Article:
Everybody knows that people with cancer lose their hair when they get chemotherapy. Like most bits of common wisdom, this is only partially true. It depends on what type of chemo you received. For some types of chemotherapy there is no hair loss.
However, one of the most common side effects of Paclitaxel (Taxol), the chemo drug that was chosen for me, is hair loss. So I went into treatment sure that I would lose my hair. I got a wig. I didn’t do anything radical. It was very close in color to my real hair, mostly grey. That blew my belief that I still had blonde highlights in my hair. I also got several hats to wear if I didn’t want the bother of a wig. I learned to tie a bandana into a makeshift hat. There is nothing like being prepared.
As I started treatment, I was totally focused on the side effects of that treatment not on the cancer itself. Surgery had removed all of the cancer that could be seen on a full body scan. We were doing chemo to clean up any remaining “too small to be seen” cells that were left in my body. Treatment wasn’t going to be any fun but it wasn’t a matter of life and death as it is for many people diagnosed with cancer.
And right on schedule, 19 days into my treatment, I discovered that a few strands of hair had fallen out. My hairdresser had said that when it started falling out to come in and she would shave my head. Normally hair that falls out because of chemo comes out in clumps and shaving the head is the best approach. On the other hand, my cousin reported that when his son had cancer related hair loss he woke up one morning with all his hair on his pillow. I was prepared for either scenario.
What I wasn’t prepared for was that the hair loss was very slight. Strands kept falling out every day but not large clumps. My hair was thinning, not falling out. So I began to hope. Could I be the rare person who didn’t lose their hair to Taxol? Weeks went by and my hair got thinner but it still looked like hair. About two months into the 12 weeks of treatment a friend, who hadn’t seen me for about six weeks, commented on how thin my hair was getting. So I looked closely and discovered that I had developed typical male pattern baldness, a bald spot on top of my head near the back. And since I was looking at my hair closely I realized how very thin it was.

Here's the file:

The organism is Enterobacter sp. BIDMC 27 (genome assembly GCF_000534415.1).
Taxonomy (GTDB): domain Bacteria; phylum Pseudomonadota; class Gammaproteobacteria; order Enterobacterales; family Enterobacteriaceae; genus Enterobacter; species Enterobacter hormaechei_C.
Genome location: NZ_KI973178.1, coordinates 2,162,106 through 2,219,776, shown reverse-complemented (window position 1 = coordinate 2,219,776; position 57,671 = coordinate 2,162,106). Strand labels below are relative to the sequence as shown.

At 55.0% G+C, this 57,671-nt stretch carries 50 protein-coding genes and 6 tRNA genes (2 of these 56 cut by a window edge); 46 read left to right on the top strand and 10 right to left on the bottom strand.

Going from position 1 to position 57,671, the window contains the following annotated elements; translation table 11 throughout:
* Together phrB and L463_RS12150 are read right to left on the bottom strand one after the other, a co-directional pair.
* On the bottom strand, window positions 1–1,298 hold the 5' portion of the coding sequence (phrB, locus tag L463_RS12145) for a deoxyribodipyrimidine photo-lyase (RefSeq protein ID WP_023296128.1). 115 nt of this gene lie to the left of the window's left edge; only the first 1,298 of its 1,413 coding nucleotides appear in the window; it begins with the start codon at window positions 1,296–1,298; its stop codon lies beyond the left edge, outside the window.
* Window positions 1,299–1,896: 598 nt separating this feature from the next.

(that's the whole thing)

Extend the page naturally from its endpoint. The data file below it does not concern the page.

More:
I decided to start wearing hats in public. Hats are very fashionable in the dead of winter. However, I quickly gave up on the hats, as I wasn’t used to wearing them and they were a nuisance. Still the word had gotten out that I was wearing hats and my book club did a wonderful thing. I showed up for our December meeting (not wearing a hat) and everyone else had on a hat. They had decided to not allow me to be the only one there with a hat on. I have some very nice friends.
Then chemo was over. I’d had my last infusion and still had some very thin hair. I couldn’t believe that I’d made it through. About 2 ½ weeks after my last chemo infusion I knew that soon the new hair would start growing in, covering the bald spots and thickening my hair. Everything I’d read or been told about hair loss said that two to three weeks after the end of the treatment hair would start growing back in.
Then, 3 ½ weeks after the end of chemo, the unfairness of a very unfair disease rose up and knocked me down. My hair started falling out in bunches. I sent a message to my doctor to make sure that this wasn’t something serious. She responded with a phrase she’d used many times before “everyone reacts differently”. My delayed side effects weren’t unusual. She also said it could be another month before my hair started growing back in. One month after my last chemo infusion I was totally bald. I looked like I was expecting to look months earlier.
It has now been six weeks since the end of chemo. I am now wearing a hat in public as the baldness makes me self-conscious. Some ”peach fuzz” may be starting to appear on my head or it may be just wishful thinking. Most of my side effects from chemo have been milder than expected. Hair loss appeared to be following that pattern but it was not to be. Still I can’t complain too much. I still seem to be cancer free.